Kraken does a lot of preprocessing by default, but it’s important to know the concepts behind what and why, because the default may fit a lot of cases, but sometimes it should be done differently. Knowing what Kraken’s defaults are along with the underlying concepts will help guide a user to know what to do with the data before sending it to Kraken.
Kraken Preprocessing Steps
After the user has selected a target column, Kraken looks for rows where the target is null and separates them into another dataset considered the apply dataset, leaving rows where the target is known as the training set. Only data from the training set is used for making the decisions in the following steps; the steps and metadata for them will be saved and applied to any new data for the model to make predictions on.
- Kraken classifies a column as categorical or numerical:
- FLOAT, DOUBLE, & DECIMAL data types always are considered as numerical.
- STRING data types are always considered as categorical.
- INTEGER data types are considered categorical or numerical depending on the cardinality of the column. If the column has 50 or fewer unique values, the column will be considered categorical. If it has more, then it will be considered numerical.
- If the column is 50% null or more, then the entire column is dropped. Remember that 0 is never considered null.
- If the column only has one unique value, and it is constant, the column will be dropped.
- If the column is categorical and is 90% unique or more, or has more than 1000 unique values, the column will be dropped.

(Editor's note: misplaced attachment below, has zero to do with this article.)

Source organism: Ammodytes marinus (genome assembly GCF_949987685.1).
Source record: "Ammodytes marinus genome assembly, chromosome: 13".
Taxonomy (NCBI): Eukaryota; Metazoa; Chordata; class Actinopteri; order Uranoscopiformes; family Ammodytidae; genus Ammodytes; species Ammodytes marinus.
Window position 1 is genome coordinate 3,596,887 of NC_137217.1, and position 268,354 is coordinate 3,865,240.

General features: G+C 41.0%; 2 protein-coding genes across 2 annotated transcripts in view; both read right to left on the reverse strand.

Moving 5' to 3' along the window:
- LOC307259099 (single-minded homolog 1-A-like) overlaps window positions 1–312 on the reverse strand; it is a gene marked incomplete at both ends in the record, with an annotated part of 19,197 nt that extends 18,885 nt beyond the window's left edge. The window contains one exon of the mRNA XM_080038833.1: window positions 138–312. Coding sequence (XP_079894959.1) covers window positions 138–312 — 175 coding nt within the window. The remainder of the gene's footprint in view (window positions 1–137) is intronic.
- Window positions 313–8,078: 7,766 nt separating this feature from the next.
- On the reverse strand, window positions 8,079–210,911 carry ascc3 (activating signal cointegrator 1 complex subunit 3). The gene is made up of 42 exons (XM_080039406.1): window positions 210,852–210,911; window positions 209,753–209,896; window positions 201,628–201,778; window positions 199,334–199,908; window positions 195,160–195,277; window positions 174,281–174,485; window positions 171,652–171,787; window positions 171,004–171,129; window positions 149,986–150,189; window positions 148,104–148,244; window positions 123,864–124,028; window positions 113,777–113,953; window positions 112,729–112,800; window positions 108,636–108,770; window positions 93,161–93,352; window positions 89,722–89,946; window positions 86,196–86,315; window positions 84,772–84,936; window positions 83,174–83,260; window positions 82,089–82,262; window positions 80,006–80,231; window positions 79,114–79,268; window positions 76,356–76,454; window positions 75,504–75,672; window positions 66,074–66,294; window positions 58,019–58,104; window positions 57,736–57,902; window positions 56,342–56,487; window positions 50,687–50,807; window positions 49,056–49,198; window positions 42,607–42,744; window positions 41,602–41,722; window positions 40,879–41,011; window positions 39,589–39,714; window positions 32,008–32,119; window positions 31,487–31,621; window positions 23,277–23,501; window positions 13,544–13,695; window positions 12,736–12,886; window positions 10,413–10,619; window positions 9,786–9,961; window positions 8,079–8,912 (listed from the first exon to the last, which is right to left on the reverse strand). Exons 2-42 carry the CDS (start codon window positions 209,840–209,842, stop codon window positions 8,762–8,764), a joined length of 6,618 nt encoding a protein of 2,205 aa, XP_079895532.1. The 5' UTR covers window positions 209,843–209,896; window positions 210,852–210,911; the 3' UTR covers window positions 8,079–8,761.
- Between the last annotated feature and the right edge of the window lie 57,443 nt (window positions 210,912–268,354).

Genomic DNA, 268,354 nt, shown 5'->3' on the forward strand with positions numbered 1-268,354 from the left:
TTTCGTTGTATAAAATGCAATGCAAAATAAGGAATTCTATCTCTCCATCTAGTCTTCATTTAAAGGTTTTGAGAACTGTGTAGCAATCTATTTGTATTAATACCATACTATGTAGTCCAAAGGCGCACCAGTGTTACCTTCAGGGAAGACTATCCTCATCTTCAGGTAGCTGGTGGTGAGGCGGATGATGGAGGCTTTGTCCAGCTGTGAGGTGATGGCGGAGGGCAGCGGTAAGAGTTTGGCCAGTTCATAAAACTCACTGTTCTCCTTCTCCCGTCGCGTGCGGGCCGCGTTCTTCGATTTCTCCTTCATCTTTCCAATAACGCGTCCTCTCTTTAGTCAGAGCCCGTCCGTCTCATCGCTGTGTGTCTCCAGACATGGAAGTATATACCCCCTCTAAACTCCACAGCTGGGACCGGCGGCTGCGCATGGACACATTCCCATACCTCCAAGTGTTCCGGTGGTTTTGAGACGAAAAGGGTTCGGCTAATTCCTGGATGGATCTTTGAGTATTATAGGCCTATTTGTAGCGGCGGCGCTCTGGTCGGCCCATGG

Kraken Pipeline Errors
This is a list of things that cause errors in the data pipeline for Kraken as of August, 2018. Most are based on general dataset problems that persist across most platforms. Some are specific to common Machine Learning Packages and Kraken.
- Commas within fields act as delimiters
- If a field is processed as a string and has commas, the dataset will not load.
- User Fix: use the REPLACE() function and replace with another separator or cast the string into a numerical type (when applicable). ”
- Column Names with Periods
- Columns that maintain schema information like ‘customer.revenue’ cause errors.
- User Fix: rename the columns if periods exist.
- Datasets that are greater than 500MB
- Preprocessing and parsing categorical variables adds a lot of memory. To prevent errors we limit the data sets that will be parsed to 500 MB.
- User Fix: Submit feature request for larger sets. Drop unnecessary features. Break the data into multiple models.